Lloyd George at the Conference


Lloyd George was brilliant at the Conference.


Politically, he completely dominated and outmanoeuvred both Wilson (the schoolteacher visionary), and Clemenceau (the bitter old soldier).  

      He had got almost everything he wanted out of the peace by the end of February month, and he was able to spend the last months of the Conference brokering a compromise between Wilson and Clemenceau.


In the ultimate, Lloyd George saved the peace, and the Treaty of Versailles was his handiwork.

       Whether or not he was happy with it when it was finished, however, is open to question.




Articles on the negotiations are very difficult, but  the most able students will be interested in:

•   An A-level essay - clear

•   Fountainbleau memorandum

•   Lloyd George and the Treaty of Versailles (difficult essay)

Wilson and Clemenceau

In his desire to create a diplomatic new world, Wilson was adamant about two issues:

●   There had to be a League of Nations, a kind of parliament of the nations (Clemenceau did not think that it would be strong enough to protect France from attack by Germany – he wanted to set up a Council of victorious countries to enforce the peace).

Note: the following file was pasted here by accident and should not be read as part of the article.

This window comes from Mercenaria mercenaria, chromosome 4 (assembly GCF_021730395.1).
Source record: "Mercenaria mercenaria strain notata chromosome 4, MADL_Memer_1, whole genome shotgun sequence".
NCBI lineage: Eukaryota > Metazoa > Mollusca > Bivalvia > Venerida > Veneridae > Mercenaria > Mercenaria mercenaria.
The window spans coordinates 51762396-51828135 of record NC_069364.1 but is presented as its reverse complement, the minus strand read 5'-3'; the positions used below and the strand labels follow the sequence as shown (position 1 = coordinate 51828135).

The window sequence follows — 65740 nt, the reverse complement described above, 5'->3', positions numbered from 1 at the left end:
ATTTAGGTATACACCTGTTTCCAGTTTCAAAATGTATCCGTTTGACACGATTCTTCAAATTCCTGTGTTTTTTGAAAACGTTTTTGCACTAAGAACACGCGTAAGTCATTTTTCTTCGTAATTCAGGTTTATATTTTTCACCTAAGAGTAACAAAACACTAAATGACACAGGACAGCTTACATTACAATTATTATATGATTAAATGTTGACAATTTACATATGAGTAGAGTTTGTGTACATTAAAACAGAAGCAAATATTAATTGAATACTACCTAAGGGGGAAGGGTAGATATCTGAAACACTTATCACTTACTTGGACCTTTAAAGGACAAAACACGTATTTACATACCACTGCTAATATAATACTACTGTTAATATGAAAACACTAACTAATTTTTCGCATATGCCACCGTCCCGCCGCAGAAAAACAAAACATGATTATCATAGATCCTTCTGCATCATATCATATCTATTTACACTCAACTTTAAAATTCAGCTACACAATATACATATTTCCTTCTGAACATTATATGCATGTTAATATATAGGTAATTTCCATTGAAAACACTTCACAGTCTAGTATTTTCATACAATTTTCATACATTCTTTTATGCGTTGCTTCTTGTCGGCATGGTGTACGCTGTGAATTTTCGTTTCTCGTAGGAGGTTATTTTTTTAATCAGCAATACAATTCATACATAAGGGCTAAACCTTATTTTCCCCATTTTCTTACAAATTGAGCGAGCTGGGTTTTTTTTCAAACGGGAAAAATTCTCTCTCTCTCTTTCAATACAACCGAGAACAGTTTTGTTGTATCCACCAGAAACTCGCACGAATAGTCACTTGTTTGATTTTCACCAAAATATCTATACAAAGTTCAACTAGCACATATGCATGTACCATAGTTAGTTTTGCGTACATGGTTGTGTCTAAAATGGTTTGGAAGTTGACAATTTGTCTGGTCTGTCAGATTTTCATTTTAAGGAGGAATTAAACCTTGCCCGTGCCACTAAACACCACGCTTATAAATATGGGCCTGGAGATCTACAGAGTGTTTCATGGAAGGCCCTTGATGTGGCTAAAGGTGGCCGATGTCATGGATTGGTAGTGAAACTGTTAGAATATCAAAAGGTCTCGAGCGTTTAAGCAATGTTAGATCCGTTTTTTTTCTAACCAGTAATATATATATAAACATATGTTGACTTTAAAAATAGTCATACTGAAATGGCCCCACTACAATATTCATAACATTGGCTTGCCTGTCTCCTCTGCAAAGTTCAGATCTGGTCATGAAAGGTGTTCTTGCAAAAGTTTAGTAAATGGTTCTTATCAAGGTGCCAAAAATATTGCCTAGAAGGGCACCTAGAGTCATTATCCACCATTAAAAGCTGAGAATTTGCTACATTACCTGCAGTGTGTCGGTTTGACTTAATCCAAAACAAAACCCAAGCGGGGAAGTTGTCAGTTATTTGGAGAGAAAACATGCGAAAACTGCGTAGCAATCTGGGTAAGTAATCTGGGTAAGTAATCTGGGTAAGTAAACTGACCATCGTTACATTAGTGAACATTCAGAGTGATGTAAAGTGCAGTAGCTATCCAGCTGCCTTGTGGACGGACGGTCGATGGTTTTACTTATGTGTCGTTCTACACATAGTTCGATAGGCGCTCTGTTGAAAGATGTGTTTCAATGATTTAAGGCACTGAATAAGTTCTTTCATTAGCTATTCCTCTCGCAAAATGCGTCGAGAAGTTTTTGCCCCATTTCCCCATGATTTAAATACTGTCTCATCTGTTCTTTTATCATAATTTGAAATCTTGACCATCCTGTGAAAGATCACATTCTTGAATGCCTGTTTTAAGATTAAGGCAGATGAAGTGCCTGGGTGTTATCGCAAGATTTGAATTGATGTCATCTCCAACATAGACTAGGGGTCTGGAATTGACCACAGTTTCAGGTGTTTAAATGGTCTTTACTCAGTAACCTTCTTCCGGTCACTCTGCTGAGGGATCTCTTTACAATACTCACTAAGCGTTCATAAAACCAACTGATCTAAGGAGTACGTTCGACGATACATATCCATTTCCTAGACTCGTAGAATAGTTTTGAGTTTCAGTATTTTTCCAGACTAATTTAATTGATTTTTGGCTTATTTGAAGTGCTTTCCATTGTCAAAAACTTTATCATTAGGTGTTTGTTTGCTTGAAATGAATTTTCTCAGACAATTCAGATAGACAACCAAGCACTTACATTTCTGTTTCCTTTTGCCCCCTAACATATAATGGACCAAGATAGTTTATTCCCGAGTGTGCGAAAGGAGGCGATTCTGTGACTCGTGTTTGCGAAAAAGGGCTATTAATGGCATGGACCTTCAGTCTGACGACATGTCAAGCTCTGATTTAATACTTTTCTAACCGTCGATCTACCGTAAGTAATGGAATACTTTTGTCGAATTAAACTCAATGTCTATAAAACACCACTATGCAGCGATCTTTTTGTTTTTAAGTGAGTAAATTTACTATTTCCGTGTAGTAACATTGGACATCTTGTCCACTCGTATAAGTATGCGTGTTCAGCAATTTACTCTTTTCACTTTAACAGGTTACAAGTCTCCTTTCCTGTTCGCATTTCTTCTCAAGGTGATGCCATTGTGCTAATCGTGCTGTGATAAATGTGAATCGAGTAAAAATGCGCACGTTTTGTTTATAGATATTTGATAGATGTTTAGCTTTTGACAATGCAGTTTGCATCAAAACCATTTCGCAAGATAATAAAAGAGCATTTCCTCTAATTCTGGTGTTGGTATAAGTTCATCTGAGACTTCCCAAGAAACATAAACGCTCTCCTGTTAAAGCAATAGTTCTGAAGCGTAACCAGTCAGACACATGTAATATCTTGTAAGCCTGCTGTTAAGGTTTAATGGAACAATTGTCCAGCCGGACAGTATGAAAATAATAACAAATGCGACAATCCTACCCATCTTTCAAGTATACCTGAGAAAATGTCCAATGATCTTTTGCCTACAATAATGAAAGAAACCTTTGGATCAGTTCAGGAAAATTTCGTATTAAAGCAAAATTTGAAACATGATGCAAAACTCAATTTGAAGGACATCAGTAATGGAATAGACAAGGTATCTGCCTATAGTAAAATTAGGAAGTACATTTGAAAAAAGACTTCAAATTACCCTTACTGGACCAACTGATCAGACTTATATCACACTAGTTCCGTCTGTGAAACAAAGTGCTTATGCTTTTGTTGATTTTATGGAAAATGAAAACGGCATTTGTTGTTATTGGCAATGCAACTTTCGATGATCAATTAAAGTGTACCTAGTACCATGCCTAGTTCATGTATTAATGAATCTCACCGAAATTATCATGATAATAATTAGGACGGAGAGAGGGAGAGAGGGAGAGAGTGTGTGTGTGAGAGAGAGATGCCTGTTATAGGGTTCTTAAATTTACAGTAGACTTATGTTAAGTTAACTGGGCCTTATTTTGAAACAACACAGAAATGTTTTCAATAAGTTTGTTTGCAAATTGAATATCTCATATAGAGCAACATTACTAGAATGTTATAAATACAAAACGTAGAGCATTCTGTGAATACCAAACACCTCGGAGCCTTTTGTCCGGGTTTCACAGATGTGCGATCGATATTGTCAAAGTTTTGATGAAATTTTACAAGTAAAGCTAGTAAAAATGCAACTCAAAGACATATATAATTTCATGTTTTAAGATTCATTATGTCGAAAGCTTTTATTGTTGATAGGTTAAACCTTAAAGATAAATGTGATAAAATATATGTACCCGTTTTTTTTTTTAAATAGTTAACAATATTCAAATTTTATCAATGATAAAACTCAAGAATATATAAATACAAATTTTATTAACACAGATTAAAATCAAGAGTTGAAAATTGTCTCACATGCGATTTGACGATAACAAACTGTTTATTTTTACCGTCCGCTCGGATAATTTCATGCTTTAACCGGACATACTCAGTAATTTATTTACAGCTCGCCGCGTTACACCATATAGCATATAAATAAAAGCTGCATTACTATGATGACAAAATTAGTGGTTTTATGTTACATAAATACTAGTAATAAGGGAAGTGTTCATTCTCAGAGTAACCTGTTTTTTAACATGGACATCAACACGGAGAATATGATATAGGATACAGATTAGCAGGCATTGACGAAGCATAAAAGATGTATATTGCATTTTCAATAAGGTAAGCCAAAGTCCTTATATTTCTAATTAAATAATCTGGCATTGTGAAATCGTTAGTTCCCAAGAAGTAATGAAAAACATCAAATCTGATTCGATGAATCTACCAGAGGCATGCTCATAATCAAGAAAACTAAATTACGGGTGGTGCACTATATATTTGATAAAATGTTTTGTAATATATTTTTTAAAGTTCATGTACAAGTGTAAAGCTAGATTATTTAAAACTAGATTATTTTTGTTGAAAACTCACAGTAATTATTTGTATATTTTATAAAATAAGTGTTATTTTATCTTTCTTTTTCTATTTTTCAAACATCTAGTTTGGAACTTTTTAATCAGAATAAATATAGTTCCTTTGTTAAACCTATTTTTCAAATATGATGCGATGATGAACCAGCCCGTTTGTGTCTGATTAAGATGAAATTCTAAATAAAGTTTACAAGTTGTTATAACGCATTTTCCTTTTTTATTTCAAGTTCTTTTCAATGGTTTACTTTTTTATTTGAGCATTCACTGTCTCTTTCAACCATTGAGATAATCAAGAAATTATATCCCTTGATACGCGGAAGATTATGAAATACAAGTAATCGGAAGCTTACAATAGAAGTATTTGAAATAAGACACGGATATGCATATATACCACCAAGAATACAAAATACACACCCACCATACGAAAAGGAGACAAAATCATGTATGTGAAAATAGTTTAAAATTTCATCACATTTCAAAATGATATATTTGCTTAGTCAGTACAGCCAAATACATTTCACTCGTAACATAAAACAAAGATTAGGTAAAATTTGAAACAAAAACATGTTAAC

●   There had to be self-determination (nations had to rule themselves).


In his hatred of Germany, Clemenceau wanted to do two things:

●   To make France safe from future attack by wrecking and dismembering Germany – by making the Rhineland into an independent country, giving large areas over eastern Germany to Poland, and giving France the ‘natural frontier’ of the River Rhine.

●   To charge Germany huge ‘reparations’ to pay for the war and to rebuild the areas of France destroyed in the fighting (Wilson did not agree – he wanted much smaller reparations.)


To some degree, Lloyd George was unhappy about ALL these things.

He did not want Britain being told what to do by a League of Nations, and he certainly did not want the countries of the British Empire deciding that they wanted to rule themselves.

       At the same time, he did not want to ruin or dismember Germany.   Britain needed Germany as a trading partner, and Lloyd George wanted a strong Germany as a buffer against the threat from Communist Russia.




In Britain – ‘Appeasers’ and ‘Realists’